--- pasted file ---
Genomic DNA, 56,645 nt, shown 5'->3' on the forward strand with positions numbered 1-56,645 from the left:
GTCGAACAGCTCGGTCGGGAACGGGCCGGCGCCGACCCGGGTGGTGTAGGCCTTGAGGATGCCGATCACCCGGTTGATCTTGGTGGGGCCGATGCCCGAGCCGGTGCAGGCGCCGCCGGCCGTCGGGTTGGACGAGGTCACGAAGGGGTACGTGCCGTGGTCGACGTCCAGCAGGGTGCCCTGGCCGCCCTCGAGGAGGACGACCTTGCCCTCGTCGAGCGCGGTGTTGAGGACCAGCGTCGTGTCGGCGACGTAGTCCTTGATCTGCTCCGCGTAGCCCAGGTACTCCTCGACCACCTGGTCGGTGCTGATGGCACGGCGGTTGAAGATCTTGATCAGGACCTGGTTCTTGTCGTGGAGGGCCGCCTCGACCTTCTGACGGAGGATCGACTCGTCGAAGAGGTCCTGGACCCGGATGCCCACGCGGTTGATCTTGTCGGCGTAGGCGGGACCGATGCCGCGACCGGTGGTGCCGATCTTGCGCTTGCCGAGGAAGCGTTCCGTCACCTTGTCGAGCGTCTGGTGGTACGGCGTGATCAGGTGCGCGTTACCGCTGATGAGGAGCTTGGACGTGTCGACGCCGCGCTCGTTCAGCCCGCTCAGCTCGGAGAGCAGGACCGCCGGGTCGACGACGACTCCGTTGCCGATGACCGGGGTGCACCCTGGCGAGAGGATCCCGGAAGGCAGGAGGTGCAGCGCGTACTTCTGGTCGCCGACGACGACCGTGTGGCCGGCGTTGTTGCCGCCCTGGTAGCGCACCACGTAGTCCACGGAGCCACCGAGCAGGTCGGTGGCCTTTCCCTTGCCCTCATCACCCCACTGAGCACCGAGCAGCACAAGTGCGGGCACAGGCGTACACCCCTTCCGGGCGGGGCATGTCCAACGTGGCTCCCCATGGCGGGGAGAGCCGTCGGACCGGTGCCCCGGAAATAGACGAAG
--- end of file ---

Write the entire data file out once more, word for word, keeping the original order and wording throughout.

Genomic DNA, 56,645 nt, shown 5'->3' on the forward strand with positions numbered 1-56,645 from the left:
GTCGAACAGCTCGGTCGGGAACGGGCCGGCGCCGACCCGGGTGGTGTAGGCCTTGAGGATGCCGATCACCCGGTTGATCTTGGTGGGGCCGATGCCCGAGCCGGTGCAGGCGCCGCCGGCCGTCGGGTTGGACGAGGTCACGAAGGGGTACGTGCCGTGGTCGACGTCCAGCAGGGTGCCCTGGCCGCCCTCGAGGAGGACGACCTTGCCCTCGTCGAGCGCGGTGTTGAGGACCAGCGTCGTGTCGGCGACGTAGTCCTTGATCTGCTCCGCGTAGCCCAGGTACTCCTCGACCACCTGGTCGGTGCTGATGGCACGGCGGTTGAAGATCTTGATCAGGACCTGGTTCTTGTCGTGGAGGGCCGCCTCGACCTTCTGACGGAGGATCGACTCGTCGAAGAGGTCCTGGACCCGGATGCCCACGCGGTTGATCTTGTCGGCGTAGGCGGGACCGATGCCGCGACCGGTGGTGCCGATCTTGCGCTTGCCGAGGAAGCGTTCCGTCACCTTGTCGAGCGTCTGGTGGTACGGCGTGATCAGGTGCGCGTTACCGCTGATGAGGAGCTTGGACGTGTCGACGCCGCGCTCGTTCAGCCCGCTCAGCTCGGAGAGCAGGACCGCCGGGTCGACGACGACTCCGTTGCCGATGACCGGGGTGCACCCTGGCGAGAGGATCCCGGAAGGCAGGAGGTGCAGCGCGTACTTCTGGTCGCCGACGACGACCGTGTGGCCGGCGTTGTTGCCGCCCTGGTAGCGCACCACGTAGTCCACGGAGCCACCGAGCAGGTCGGTGGCCTTTCCCTTGCCCTCATCACCCCACTGAGCACCGAGCAGCACAAGTGCGGGCACAGGCGTACACCCCTTCCGGGCGGGGCATGTCCAACGTGGCTCCCCATGGCGGGGAGAGCCGTCGGACCGGTGCCCCGGAAATAGACGAAG